Reflection on MLK’s “If I had sneezed” Excerpt from “I’ve Been to the Mountaintop

“I’m so happy that I didn’t sneeze,” preaches Martin Luther King Jr. on April 3, 1968, at Mason Temple Church of God in Christ.  On February 1, 1968, Echol Cole and Robert Walker, two Memphis garbage collectors, were crushed to death by a malfunctioning truck. A few days shy of two weeks from this tragic event, 1,300 black men from the Memphis Department of Public Works went on strike. March 28 of 1968, King helped to lead a march in Memphis but it was cut short due to violence. King returned to Memphis on April 3 to prepare to march again to put the focus back on helping sanitation workers instead of a violent outbreak. King’s well known Mountaintop speech magnificently organizes love, unity, truth, and practicality into a well played harmonious symphony for change. Our objective is to shine light on the “If I had sneezed” section of the Mountaintop speech, given by King on that glorious 901 night, in hopes of fortifying our resolve in being an educator and neighbor to all who are in need.  

King commences this section by telling how Izola Ware Curry, a 42 year old mentally ill black woman, stabbed him with a letter opener in Harlem, New York. He was there in Harlem on September 20, 1958, signing copies of his first book Stride Toward Freedom; the Montgomery Story.  After the stabbing, he was rushed to a local hospital. King states, “It was a dark Saturday afternoon. And that blade had gone through, and the X-rays revealed that the tip of the blade was on the edge of my aorta, the main artery. And once that’s punctured, you’re drowned in your own blood, that’s the end of you.”  During recovery, he was able to read letters of support from all over the world. He received letters from the president, the vice president, and the Governor of New York. King mentioned his inability to remember their content, but there was one letter he would never forget. According to King the young lady wrote, “Dear Dr. King, I am a ninth-grade student at the White Plains High School. While it should not matter, I would like to mention that I’m a white girl. I read in the paper of your misfortune, and of your suffering. And I read that if you had sneezed, you would have died. And I’m simply writing you to say that I’m so happy that you didn’t sneeze.”  King continues in his Mountaintop proclamation, “I want to say tonight that I, too, am happy that I didn’t sneeze.” Then he rolls into a passion filled rhythmical heartfelt oration of “If I had sneezed.”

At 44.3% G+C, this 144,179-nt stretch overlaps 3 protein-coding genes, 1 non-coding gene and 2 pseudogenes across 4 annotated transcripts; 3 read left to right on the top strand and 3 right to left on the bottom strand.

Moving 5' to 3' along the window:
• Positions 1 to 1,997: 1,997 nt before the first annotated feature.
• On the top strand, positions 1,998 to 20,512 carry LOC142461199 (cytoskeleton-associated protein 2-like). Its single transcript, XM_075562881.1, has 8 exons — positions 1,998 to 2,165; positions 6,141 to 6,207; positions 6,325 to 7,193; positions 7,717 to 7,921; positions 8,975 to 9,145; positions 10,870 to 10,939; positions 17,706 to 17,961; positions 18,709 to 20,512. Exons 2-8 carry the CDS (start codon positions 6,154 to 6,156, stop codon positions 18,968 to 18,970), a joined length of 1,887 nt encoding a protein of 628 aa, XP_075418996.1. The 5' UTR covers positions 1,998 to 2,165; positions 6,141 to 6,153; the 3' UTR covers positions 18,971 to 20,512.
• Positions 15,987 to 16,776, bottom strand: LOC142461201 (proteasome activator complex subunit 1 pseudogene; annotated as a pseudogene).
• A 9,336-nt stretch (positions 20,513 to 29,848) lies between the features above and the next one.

If I had sneezed, I wouldn’t have been around here in 1960, when students all over the South started sitting-in at lunch counters. And I knew that as they were sitting in, they were really standing up for the best in the American dream, and taking the whole nation back to those great wells of democracy which were dug deep by the Founding Fathers in the Declaration of Independence and the Constitution.  

If I had sneezed, I wouldn’t have been around here in 1961, when we decided to take a ride for freedom and ended segregation in interstate travel.

If I had sneezed, I wouldn’t have been around here in 1962, when Negroes in Albany, Georgia, decided to straighten their backs up. And whenever men and women straighten their backs up, they are going somewhere, because a man can’t ride your back unless it is bent.

If I had sneezed [applause], If I had sneezed I wouldn’t have been here in 1963, when black people of Birmingham, Alabama, aroused the conscience of this nation, and brought into being the Civil Rights Bill.  

If I had sneezed, I wouldn’t have had a chance later that year, in August to try to tell America about a dream that I had had.